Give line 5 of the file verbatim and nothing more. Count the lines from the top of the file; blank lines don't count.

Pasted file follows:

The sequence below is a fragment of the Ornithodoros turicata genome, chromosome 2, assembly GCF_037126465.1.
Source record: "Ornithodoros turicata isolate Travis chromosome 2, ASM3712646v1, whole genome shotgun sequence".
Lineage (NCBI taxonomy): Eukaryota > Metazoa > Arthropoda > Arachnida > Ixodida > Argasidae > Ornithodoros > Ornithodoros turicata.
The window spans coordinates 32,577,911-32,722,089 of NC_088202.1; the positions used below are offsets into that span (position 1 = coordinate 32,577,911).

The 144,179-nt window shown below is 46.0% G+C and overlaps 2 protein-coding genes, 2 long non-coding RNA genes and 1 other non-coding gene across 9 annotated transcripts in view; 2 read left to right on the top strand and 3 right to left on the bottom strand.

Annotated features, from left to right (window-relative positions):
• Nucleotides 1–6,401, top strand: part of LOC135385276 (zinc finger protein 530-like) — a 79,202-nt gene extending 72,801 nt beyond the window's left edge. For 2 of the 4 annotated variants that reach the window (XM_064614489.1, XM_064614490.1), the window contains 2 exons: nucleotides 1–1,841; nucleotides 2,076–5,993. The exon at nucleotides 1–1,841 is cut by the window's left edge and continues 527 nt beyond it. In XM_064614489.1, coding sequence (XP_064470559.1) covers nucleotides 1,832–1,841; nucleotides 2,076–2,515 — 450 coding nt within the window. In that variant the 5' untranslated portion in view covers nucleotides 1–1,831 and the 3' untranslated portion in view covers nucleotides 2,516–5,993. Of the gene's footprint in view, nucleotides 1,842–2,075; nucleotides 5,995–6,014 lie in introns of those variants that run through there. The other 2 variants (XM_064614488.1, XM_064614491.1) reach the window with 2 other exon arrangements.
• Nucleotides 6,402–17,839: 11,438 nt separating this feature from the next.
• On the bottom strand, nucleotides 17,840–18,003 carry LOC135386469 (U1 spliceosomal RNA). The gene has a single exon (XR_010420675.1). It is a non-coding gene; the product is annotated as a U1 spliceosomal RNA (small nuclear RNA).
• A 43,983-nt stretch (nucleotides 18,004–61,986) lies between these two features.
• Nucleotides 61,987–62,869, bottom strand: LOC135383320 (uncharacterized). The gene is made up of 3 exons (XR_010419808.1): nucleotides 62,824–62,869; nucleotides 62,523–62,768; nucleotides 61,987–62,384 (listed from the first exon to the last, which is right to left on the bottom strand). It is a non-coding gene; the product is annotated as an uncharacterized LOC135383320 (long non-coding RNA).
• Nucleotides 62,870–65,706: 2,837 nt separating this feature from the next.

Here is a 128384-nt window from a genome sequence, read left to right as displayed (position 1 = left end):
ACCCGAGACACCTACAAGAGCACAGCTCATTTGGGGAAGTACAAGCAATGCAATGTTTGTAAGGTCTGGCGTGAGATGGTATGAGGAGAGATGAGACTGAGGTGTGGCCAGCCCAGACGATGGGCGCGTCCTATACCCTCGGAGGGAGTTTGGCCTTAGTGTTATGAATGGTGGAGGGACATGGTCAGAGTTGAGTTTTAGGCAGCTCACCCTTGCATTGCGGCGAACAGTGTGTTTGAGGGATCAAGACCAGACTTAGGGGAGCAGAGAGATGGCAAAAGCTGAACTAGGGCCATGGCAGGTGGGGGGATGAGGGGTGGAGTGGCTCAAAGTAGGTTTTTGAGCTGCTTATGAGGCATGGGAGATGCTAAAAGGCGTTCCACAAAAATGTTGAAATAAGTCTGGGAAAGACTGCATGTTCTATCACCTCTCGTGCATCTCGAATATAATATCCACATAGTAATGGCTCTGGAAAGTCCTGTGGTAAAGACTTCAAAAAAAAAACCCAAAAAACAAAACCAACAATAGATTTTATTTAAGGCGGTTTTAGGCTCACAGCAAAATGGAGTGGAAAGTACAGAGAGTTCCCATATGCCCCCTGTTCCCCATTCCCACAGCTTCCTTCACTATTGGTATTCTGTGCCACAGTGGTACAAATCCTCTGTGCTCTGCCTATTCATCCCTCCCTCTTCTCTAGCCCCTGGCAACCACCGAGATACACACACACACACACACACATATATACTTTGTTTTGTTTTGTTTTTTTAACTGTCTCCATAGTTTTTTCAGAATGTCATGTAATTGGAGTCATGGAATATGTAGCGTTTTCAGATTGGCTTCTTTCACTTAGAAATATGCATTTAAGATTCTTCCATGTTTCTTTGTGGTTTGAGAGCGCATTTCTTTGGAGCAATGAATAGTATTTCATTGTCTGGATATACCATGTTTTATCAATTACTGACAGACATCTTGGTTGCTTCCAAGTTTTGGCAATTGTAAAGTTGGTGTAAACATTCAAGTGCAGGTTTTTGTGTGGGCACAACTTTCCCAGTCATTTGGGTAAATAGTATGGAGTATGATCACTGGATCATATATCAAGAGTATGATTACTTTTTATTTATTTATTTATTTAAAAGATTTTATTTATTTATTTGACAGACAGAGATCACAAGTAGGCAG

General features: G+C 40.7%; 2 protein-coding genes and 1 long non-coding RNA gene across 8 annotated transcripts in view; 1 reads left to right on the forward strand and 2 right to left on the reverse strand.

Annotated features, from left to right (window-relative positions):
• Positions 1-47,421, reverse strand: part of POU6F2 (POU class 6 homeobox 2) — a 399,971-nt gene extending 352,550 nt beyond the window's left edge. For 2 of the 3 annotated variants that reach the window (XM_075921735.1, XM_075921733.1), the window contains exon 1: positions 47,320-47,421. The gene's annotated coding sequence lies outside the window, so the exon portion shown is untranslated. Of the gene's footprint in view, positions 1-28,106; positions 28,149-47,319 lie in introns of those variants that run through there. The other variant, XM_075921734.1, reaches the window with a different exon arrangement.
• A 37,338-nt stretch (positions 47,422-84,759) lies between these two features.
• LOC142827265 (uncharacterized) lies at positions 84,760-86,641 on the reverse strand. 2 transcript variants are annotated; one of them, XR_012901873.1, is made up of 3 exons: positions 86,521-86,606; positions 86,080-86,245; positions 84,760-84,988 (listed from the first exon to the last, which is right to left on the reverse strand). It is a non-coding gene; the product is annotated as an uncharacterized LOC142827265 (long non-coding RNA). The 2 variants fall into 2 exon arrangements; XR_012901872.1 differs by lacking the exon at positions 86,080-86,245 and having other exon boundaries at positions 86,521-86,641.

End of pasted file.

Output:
The 144,179-nt window shown below is 46.0% G+C and overlaps 2 protein-coding genes, 2 long non-coding RNA genes and 1 other non-coding gene across 9 annotated transcripts in view; 2 read left to right on the top strand and 3 right to left on the bottom strand.